46.21 Lucas

`Lucas( P, Q, k )`

`Lucas` returns the k-th values of the Lucas sequence with parameters P and Q, which must be integers, as a list of three integers.

Let alpha, beta be the two roots of x^2 - P x + Q then we define
Lucas( P, Q, k )[1] = U_k = (alpha^k - beta^k) / (alpha - beta) and
Lucas( P, Q, k )[2] = V_k = (alpha^k + beta^k) and as a convenience
Lucas( P, Q, k )[3] = Q^k.

The following recurrence relations are easily derived from the definition
U_0 = 0, U_1 = 1, U_k = P U_{k-1} - Q U_{k-2} and
V_0 = 2, V_1 = P, V_k = P V_{k-1} - Q V_{k-2}.
Those relations are actually used to define `Lucas` if alpha = beta.

Also the more complex relations used in `Lucas` can be easily derived
U_{2k} = U_k V_k, U_{2k+1} = (P U_{2k} + V_{2k}) / 2 and
V_{2k} = V_k^2 - 2 Q^k, V_{2k+1} = ((P^2-4Q) U_{2k} + P V_{2k}) / 2.

`Fibonnaci(k)` (see Fibonacci) is simply `Lucas(1,-1,k)[1]`. In an abuse of notation, the sequence `Lucas(1,-1,k)[2]` is sometimes called the Lucas sequence.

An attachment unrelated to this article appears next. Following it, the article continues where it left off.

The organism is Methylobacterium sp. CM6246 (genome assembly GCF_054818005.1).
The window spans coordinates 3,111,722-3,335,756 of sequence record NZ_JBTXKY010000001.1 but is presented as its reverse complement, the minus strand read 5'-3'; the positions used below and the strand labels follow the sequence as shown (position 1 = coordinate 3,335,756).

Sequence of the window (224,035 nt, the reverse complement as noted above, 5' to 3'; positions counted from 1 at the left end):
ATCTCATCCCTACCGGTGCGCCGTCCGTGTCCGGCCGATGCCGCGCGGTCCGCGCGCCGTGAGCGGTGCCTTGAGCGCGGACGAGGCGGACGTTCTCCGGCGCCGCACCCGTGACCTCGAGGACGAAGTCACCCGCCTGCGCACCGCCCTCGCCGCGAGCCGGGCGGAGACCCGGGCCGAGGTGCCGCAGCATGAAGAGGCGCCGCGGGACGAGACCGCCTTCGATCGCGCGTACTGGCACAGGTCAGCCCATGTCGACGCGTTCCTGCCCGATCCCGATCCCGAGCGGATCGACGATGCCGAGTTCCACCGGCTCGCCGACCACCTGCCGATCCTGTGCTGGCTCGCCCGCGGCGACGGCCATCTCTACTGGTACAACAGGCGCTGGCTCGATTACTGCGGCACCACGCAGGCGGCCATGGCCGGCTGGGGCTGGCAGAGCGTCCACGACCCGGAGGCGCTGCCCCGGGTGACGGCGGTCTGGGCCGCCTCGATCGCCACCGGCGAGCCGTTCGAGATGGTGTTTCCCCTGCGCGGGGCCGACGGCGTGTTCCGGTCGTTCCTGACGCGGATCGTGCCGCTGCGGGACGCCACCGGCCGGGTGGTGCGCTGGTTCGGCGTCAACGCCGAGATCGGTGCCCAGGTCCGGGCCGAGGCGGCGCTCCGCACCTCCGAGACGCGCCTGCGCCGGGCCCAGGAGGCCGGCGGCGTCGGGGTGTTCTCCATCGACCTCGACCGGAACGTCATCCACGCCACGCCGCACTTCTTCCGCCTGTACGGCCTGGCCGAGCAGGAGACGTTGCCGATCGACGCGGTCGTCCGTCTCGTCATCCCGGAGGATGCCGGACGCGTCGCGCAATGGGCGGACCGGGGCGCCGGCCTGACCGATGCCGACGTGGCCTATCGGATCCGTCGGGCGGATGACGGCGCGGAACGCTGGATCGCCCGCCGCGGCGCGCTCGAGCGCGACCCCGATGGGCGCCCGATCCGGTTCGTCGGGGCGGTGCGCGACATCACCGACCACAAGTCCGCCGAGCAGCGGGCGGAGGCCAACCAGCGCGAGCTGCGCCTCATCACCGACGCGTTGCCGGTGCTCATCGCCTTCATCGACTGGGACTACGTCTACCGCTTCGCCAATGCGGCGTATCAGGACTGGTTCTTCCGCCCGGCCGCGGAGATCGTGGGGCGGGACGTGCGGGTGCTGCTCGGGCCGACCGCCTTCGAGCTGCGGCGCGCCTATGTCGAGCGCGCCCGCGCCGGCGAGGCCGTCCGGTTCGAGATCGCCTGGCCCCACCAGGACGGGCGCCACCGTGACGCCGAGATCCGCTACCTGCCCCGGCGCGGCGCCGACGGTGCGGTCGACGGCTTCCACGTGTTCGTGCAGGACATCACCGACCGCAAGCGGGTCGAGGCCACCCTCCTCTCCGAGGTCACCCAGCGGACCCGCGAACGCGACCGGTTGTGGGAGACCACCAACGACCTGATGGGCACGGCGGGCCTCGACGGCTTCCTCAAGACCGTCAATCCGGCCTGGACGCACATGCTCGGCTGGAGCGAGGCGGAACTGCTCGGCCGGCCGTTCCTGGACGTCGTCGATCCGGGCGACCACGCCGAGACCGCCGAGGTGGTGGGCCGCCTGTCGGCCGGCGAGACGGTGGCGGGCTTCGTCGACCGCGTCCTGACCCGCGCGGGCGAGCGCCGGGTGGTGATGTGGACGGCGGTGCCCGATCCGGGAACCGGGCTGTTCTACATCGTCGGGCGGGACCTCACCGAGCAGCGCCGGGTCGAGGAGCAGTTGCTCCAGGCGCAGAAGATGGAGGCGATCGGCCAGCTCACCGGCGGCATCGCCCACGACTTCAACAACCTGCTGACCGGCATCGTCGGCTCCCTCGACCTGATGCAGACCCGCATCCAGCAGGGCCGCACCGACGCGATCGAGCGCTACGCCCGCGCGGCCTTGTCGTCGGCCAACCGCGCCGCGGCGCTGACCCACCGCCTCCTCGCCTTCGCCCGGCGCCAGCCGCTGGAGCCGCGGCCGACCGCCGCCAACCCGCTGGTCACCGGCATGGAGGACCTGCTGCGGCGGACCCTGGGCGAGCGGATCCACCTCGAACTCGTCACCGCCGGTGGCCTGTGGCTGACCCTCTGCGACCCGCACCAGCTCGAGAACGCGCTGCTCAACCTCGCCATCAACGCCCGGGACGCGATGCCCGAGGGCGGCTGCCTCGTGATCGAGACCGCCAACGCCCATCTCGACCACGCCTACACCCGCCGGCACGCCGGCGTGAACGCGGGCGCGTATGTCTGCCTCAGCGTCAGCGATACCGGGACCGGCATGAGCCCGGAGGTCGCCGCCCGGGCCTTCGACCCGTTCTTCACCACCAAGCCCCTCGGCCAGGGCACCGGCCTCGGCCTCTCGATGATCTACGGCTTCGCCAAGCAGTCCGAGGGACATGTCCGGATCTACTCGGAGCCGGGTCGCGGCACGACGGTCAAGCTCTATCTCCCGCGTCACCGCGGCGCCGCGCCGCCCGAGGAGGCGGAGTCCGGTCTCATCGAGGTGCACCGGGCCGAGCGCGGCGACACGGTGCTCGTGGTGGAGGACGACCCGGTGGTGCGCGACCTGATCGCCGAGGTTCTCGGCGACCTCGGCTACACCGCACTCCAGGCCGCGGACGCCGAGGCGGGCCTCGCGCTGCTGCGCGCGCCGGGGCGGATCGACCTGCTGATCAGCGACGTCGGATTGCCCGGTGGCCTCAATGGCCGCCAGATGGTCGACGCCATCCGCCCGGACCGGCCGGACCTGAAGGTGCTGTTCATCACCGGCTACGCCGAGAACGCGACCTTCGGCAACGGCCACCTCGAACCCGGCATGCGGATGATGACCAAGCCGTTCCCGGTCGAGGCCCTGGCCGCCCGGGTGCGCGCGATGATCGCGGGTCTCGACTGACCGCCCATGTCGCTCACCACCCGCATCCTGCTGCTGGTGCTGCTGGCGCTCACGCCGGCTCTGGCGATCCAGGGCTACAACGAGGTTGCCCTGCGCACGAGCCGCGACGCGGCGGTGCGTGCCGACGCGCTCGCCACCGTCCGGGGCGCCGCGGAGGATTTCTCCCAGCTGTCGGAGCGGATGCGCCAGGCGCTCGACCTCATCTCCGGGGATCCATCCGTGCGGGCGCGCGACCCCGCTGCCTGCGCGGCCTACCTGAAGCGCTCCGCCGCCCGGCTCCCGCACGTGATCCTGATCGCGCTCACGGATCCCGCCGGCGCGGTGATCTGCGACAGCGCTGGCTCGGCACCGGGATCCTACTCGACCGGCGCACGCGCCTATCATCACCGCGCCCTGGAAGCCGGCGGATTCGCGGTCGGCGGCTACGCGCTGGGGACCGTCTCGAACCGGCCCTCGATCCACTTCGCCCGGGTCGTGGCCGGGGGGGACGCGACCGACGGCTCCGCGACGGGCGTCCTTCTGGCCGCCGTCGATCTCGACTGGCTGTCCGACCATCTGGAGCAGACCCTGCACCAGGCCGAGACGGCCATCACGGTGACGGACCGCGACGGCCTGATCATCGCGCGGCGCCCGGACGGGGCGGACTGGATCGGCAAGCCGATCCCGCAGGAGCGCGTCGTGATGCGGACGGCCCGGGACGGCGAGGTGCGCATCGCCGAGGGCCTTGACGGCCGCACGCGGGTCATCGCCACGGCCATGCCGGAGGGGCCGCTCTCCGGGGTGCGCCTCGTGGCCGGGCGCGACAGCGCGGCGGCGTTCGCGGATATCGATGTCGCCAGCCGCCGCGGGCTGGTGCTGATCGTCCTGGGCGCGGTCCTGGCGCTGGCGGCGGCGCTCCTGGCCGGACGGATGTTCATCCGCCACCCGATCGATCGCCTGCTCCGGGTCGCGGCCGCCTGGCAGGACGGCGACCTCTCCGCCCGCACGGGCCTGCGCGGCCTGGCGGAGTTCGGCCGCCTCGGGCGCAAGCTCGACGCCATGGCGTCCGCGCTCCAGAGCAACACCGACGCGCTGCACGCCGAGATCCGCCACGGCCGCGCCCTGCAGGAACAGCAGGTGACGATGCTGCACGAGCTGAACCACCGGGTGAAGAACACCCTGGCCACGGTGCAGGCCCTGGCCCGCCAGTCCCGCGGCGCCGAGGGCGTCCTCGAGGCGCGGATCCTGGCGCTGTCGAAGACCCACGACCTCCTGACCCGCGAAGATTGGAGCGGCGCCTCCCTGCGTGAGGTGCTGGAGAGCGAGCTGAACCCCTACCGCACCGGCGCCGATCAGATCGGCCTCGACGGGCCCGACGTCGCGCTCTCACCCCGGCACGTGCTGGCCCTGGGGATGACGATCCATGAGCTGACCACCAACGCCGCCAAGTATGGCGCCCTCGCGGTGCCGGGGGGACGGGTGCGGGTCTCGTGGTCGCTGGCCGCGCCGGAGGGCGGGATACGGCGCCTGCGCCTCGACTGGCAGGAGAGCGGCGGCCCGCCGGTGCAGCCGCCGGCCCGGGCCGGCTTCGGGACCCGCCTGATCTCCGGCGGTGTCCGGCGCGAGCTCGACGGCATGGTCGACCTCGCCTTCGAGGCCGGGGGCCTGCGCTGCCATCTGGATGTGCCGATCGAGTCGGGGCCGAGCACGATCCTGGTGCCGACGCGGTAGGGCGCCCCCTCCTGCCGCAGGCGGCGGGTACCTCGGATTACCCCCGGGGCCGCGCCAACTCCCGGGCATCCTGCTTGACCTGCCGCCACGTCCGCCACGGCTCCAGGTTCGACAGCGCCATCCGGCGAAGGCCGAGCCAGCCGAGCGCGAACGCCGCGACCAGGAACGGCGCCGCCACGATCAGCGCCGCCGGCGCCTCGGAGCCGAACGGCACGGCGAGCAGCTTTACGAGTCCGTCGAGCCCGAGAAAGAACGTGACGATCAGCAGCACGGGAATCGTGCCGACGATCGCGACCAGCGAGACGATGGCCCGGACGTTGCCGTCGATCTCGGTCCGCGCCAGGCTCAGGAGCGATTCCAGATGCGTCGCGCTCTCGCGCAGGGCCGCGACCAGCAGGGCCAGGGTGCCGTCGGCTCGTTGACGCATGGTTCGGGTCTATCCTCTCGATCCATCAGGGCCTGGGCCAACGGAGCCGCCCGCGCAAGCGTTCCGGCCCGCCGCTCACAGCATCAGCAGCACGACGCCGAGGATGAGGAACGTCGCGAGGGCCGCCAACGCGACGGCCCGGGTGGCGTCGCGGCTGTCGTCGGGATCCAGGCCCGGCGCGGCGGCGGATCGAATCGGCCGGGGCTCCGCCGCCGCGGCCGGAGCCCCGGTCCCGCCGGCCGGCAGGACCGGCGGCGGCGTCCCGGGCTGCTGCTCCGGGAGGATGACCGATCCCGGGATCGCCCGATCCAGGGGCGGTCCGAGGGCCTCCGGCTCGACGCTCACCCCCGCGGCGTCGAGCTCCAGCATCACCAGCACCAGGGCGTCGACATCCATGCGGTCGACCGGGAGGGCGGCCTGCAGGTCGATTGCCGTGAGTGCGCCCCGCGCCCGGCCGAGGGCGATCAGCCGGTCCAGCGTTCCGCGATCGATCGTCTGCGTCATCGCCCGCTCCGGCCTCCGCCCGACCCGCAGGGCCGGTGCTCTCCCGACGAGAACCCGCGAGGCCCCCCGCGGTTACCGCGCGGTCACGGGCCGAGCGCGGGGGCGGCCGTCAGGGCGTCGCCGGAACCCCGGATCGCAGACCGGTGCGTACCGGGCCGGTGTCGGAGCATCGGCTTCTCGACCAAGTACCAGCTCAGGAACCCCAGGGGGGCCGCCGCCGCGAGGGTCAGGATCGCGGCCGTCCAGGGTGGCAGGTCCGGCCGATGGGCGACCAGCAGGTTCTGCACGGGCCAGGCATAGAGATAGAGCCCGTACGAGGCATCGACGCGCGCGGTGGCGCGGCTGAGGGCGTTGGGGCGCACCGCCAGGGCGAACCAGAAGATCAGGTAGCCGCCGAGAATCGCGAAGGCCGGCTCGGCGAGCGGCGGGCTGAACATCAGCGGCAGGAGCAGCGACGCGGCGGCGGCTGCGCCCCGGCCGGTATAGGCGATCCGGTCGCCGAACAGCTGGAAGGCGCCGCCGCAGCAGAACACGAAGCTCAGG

```    gap> List( [0..10], i->Lucas(1,-2,i)[1] );
[ 0, 1, 1, 3, 5, 11, 21, 43, 85, 171, 341 ]    # \$2^k - (-1)^k)/3\$
gap> List( [0..10], i->Lucas(1,-2,i)[2] );
[ 2, 1, 5, 7, 17, 31, 65, 127, 257, 511, 1025 ]    # \$2^k + (-1)^k\$
gap> List( [0..10], i->Lucas(1,-1,i)[1] );
[ 0, 1, 1, 2, 3, 5, 8, 13, 21, 34, 55 ]    # Fibonacci sequence
gap> List( [0..10], i->Lucas(2,1,i)[1] );
[ 0, 1, 2, 3, 4, 5, 6, 7, 8, 9, 10 ]    # the roots are equal ```

GAP 3.4.4
April 1997